EU leaders headed into difficult talks on the bloc’s 2014-2020 budget yesterday under the watchful eye of a newly assertive European parliament hostile to any major spending cuts.
In November last year, they tried and failed to narrow sharp differences and while most expect a compromise to emerge this time, there is no certainty other than that the budget talks will be long.
An agreement depends on finding a balance between British and German calls for cuts, and French and Italian demands to ring-fence money for investment in areas that can generate jobs and growth.
Late on Wednesday, French President Francois Hollande hosted German Chancellor Angela Merkel for what a German spokesperson described as “a short, but intense meeting ... to see what kind of agreement could be made.”
The two leaders “set out their desire to see EU heads of state and government reach a good agreement,” a French presidential adviser said.
The European Commission, the EU’s executive arm, initially wanted a 5 percent increase in member state contributions to 1.04 trillion euros (US$1.4 trillion) for 2014-2020, but EU President Herman Van Rompuy cut that back to 973 billion euros for the failed summit in November last year.
Now the task is to get closer to 900 billion euros, or about 1 percent of the EU’s total GDP — modest on that basis, but crucial at the margins for many member states.
The differences are serious enough, but the situation has also been clouded by British Prime Minister David Cameron’s promise of a referendum on EU membership if he can renegotiate London’s ties with Brussels.
“I can’t exclude that we fall for the sirens of ridicule,” said Luxembourger Prime Minister Jean-Claude Juncker, Europe’s longest-serving head of government and the doyen of such gatherings after eight years chairing the eurozone finance ministers’ forum. “We will correct the figures downwards, not upwards.”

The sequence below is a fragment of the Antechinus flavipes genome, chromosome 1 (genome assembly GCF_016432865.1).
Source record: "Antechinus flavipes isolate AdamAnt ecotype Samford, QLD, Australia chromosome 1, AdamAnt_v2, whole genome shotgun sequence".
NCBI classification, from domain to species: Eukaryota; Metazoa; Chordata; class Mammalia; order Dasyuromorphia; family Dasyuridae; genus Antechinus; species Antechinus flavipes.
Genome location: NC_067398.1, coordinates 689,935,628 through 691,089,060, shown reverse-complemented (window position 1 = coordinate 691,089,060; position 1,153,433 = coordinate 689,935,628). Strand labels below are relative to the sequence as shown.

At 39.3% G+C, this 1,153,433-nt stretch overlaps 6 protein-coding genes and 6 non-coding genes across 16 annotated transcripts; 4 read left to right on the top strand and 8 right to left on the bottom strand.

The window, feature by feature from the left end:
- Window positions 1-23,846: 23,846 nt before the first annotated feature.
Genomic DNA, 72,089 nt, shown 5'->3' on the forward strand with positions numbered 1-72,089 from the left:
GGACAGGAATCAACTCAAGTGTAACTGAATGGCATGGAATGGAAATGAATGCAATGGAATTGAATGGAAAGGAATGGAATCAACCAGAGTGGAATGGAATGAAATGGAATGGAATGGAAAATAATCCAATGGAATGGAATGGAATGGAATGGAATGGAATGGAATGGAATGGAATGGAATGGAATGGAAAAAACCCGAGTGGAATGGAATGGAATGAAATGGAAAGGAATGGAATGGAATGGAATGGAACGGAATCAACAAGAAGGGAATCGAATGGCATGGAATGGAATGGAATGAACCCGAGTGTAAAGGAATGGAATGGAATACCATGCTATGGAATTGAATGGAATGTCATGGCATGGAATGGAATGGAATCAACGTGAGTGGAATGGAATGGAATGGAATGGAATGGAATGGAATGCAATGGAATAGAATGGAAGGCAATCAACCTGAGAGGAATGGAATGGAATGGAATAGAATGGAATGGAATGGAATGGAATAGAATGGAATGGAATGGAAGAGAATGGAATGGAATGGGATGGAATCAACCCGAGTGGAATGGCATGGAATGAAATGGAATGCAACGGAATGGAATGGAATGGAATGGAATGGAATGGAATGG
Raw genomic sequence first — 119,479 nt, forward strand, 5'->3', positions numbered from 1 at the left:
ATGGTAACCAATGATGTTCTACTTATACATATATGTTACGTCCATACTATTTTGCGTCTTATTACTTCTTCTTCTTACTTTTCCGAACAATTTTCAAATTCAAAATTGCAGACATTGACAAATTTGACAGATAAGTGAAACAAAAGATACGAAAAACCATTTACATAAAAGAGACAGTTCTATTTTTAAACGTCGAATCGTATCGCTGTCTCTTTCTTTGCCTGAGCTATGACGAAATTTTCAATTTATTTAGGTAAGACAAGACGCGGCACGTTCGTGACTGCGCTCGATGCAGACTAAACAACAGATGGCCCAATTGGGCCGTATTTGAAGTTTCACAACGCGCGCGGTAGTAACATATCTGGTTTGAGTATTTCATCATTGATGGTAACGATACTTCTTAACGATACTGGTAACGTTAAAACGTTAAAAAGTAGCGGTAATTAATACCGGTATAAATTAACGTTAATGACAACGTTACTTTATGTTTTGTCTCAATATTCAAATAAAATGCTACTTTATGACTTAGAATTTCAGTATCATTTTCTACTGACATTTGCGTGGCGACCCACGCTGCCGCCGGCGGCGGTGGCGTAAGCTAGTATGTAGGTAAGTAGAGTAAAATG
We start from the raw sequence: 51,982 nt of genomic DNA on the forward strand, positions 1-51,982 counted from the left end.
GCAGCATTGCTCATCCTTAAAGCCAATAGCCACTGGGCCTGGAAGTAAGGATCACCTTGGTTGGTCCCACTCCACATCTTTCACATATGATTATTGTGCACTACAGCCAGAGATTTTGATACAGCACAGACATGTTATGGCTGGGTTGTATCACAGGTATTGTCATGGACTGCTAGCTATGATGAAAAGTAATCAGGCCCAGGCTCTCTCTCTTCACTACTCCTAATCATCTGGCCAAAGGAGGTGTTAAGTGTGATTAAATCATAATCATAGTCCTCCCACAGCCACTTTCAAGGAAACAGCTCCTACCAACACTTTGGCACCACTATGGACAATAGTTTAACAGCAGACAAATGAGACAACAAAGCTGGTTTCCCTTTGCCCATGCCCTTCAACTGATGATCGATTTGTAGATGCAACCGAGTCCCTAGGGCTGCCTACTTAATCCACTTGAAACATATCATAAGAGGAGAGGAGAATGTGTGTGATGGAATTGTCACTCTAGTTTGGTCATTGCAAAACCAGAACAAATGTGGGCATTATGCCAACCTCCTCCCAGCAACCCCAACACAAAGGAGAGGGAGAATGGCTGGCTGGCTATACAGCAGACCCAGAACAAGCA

The EU parliament, meanwhile, has been flexing its muscles as its approval is now needed for any budget deal, with assembly head Martin Schulz saying lawmakers were ready to throw out any agreement they think falls short.
In a possible foretaste of things to come, several leading EU lawmakers have warned against “suicidal” or “fraudulent” fixes that undercut growth and jobs.
The focus up to now has been on total contributions or commitments made by member states, but with Britain pushing hard for cuts, the emphasis has switched to the other side — the actual amount of spending.
That leaves the question of what happens if the EU were to spend all the budget up to the commitments agreed, and then Britain and perhaps others refused to make up the gap.
In that event, the EU would face the prospect of running a budget deficit, uncharted territory for Brussels, if all too familiar to national governments.
Van Rompuy sounded positive of getting a deal on Wednesday.
“I am confident that with some adaptations, the proposal I made on 22 November can constitute the basis for a deal,” he said.
The budget tops the agenda for the two-day summit, with today’s sessions set to cover relations with the EU’s north African neighbors, and progress on free-trade deals with the US, Japan and others.